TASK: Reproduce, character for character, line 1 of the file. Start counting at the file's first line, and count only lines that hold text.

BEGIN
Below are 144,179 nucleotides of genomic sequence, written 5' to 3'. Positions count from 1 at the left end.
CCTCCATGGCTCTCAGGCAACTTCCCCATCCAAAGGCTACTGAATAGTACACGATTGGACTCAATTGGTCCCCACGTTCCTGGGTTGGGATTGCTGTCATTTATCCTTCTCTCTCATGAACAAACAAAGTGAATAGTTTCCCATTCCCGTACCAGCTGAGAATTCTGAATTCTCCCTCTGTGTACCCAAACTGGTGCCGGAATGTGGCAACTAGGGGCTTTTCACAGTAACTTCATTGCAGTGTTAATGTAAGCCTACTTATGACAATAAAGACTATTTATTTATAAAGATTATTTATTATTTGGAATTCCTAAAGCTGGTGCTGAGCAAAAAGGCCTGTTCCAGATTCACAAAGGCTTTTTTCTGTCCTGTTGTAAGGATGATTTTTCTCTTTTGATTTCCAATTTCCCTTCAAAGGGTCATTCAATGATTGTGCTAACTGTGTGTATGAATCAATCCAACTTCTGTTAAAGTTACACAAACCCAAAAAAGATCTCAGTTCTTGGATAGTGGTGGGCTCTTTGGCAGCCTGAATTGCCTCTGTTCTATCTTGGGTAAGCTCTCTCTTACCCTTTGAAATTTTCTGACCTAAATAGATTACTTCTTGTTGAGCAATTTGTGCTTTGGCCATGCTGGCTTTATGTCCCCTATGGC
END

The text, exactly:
Below are 144,179 nucleotides of genomic sequence, written 5' to 3'. Positions count from 1 at the left end.